Sunday, 27 February 2011

A beginner's sourdough ....sourd'oh?

Joanna and Celia are my sourdough gurus. I can only aspire to produce the kind of loaves they seem to turn out effortlessly. However, I'm sure that there must have been bumps along the road, and I can't expect to achieve the perfection I'm seeking first time round. Yep, that's me making excuses for what is to follow!

I only really started baking my own bread a couple of years ago and I'm now quite proud of the yeasted loaves that I can make. There are certainly more successes than failures now. Progress is necessarily slow - there is only me eating the bread I make, and even though I have it for morning and lunch that only equates to about 1 1/2 loaves a week - so it takes a while to eat my mistakes. Unless of course I decide to start feeding the local bird life with the less successful attempts. I haven't resorted to this yet, but I might still.... when the freezer bursts!

Before feeding

I started a sourdough culture a while ago and have been carefully nurturing it (actually, that's not entirely true - of late I've been rather less careful with it, only feeding every couple of days rather than every day religiously) with some lovely flour and bottled water. In fact, my starter might dine (in relative terms) better than I on occasion.

After feeding

I've made a couple of loaves with this starter, more in upcoming posts, but this is one that is perhaps the least visually attractive. After reading Celia's post on the basic proportions that she uses for her sourdough I decided that I would give it a try. As a sourdough novice I decided that although large holes in my bread are desirable, being able to handle the dough is rather more desirable at this stage. After all, if I can't handle it, I can't get it into the oven either can I!

So following Celia's proportions for a 60% hydration loaf I used the following:

150g starter (75g water, 75g strong white flour, 25g mature starter left overnight to do it's thing)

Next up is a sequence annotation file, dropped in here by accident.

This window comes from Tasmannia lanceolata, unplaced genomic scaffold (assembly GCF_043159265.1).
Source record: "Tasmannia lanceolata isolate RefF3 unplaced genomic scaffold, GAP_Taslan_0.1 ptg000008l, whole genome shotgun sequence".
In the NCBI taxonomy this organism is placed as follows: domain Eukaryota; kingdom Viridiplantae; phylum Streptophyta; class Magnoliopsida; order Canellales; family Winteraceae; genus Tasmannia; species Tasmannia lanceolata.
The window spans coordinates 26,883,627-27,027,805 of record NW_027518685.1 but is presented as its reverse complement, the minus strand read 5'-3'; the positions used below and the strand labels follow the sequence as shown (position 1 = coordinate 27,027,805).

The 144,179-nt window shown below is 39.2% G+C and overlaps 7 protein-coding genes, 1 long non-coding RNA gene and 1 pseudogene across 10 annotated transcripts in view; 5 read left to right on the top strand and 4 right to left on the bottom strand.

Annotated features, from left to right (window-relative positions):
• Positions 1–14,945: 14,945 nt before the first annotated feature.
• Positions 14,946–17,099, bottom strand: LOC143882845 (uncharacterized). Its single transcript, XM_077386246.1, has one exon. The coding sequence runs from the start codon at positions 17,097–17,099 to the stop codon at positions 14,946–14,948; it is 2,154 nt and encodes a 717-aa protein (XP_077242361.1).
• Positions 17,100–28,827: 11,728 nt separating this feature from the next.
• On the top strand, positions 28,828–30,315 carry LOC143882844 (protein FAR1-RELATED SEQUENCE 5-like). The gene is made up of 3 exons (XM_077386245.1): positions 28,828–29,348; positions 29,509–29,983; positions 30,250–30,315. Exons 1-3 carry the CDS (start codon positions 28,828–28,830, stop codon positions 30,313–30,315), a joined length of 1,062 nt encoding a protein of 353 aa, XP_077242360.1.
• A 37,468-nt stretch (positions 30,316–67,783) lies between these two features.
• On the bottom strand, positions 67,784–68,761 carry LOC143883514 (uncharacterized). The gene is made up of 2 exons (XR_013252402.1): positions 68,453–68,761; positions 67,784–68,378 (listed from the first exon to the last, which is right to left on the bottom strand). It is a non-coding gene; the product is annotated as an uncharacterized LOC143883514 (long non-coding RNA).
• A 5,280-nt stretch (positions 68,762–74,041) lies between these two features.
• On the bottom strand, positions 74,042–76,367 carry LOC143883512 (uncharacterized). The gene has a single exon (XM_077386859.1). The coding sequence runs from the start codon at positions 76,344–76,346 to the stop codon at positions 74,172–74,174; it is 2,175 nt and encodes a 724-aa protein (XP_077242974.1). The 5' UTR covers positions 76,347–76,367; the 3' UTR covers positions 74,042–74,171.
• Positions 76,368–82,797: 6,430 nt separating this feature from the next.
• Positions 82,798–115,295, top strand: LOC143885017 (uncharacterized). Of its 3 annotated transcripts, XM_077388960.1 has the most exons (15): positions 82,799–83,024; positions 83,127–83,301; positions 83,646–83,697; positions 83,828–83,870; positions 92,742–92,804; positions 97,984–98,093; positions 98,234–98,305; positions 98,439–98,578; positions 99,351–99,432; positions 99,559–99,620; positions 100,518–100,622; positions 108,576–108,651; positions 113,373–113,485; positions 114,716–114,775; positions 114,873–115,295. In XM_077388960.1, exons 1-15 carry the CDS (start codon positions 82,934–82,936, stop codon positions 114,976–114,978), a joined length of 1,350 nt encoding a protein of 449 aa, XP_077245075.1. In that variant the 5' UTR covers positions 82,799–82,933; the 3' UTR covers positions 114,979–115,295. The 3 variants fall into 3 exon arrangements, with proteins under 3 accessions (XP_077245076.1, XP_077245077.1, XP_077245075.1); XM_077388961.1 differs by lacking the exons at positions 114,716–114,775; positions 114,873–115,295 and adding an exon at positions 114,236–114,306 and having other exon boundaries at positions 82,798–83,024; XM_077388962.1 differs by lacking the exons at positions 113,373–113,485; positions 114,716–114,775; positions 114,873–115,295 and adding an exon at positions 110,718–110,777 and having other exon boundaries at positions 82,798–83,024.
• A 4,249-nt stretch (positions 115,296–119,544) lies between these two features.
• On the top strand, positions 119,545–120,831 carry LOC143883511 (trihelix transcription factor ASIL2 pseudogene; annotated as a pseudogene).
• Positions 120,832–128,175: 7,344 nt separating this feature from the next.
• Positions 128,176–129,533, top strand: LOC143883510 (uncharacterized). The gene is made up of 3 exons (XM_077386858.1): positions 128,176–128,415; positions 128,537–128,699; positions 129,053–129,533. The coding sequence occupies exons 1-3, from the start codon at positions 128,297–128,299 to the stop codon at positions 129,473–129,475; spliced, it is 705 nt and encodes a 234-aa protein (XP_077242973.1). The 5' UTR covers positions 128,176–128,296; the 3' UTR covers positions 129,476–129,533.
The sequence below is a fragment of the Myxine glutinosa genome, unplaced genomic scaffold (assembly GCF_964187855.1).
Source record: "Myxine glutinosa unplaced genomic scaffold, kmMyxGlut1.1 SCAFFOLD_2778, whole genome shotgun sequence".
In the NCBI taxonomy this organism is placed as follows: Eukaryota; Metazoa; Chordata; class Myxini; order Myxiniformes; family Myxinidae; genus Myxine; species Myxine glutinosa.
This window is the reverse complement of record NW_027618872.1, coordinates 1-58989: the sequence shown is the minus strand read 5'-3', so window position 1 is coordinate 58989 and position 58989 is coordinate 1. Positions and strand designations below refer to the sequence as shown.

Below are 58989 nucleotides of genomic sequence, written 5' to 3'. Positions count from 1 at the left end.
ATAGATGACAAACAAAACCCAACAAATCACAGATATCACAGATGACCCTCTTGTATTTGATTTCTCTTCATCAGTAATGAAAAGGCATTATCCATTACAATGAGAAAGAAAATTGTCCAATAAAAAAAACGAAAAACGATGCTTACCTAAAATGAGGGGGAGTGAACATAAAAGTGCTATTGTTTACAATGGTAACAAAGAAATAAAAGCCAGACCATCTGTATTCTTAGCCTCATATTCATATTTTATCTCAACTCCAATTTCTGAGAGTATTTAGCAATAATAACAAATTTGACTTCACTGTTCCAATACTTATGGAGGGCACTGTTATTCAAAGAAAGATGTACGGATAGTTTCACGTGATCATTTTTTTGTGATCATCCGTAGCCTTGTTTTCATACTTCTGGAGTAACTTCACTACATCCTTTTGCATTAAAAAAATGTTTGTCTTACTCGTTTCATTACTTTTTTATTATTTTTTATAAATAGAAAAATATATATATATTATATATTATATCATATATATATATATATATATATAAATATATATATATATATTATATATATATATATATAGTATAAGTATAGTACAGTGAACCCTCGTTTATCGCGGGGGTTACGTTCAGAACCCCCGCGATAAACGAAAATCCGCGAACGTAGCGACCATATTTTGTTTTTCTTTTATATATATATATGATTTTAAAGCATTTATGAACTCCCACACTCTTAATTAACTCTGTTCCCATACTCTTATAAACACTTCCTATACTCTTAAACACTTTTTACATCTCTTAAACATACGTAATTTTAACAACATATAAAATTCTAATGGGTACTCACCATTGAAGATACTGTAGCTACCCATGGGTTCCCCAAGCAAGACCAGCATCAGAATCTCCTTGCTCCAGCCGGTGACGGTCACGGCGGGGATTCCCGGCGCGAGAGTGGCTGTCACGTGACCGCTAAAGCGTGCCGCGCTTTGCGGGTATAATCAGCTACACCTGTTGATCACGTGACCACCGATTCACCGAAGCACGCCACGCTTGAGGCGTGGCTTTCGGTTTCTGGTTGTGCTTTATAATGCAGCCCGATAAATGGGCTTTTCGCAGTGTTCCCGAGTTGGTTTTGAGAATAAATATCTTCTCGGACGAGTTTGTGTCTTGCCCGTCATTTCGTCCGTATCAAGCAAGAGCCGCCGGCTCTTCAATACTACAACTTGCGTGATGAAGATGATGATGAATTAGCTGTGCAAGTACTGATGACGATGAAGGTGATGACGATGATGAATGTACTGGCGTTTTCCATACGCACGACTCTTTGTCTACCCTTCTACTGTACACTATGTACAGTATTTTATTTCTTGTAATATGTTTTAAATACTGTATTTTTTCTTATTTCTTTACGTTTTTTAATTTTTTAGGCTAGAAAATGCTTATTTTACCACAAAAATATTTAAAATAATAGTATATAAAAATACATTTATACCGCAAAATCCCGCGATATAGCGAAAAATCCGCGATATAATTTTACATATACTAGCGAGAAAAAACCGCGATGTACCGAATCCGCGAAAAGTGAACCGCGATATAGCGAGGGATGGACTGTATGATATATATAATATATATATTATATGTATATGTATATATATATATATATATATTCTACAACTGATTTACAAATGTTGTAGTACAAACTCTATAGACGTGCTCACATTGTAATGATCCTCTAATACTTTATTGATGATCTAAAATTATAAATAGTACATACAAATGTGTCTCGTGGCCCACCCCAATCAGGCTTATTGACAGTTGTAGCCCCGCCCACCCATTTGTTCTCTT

500g strong white flour
215g bottled water (plus I added a bit extra as the dough seemed too dry - perhaps I should have stuck with it... see later)
20g olive oil
12g salt (should have been a little less but my hand slipped!)

I mixed the water into the starter until there were no obvious lumps left, and then added the flour, olive oil and salt and mixed well (in my KitchenAid stand mixer) to form a dough. It seemed a little too dry so I added more water and continued to mix for a bit. I then transfered it to a pyrex bowl and left it for probably most of the day. Six hours perhaps. My house isn't all that hot, so in order to cosset the dough, I made up a warm hot water bottle and wrapped it in a (spare, unused!) duvet to keep warm. I'm glad I did because I don't think it would have done anything at all otherwise! Growth seemed to be minimal, but I started thinking that I would run out of time, so pressed on. The dough seemed soft and I didn't think it'd be able to hold it's own weight after shaping, so I dumped it rather unceremoniously after minimal kneading into a 2lb/900g loaf tin. It rose, slowly. It never reached the top of the tin, so after a little muttering about unresponsive yeast I decided to cut my losses and bake it.

Gas 7 for about ten minutes, with steam, then reduced to gas 6 for about another 35-45 minutes (I didn't make a note of this, I wasn't holding out much hope for this loaf) until the base sounded hollow. Cooled on a wire rack.

As I say, I wasn't really expecting much from this loaf, in fact, I thought it would be a suitable candidate for helping to build a house. Just goes to show how little I know! The texture is fairly tight and firm, with small, but fairly evenly distributed bubbles. (Limited) success! From what Celia said about this formula, small bubbles are to be expected, so I think my starter succeeded! Because the loaf never rose above the edge of the tin, I didn't think to flour it or slash it before baking, and to me, it looks like my loaf is sticking it's tongue out at me in return for the lack of care and attention!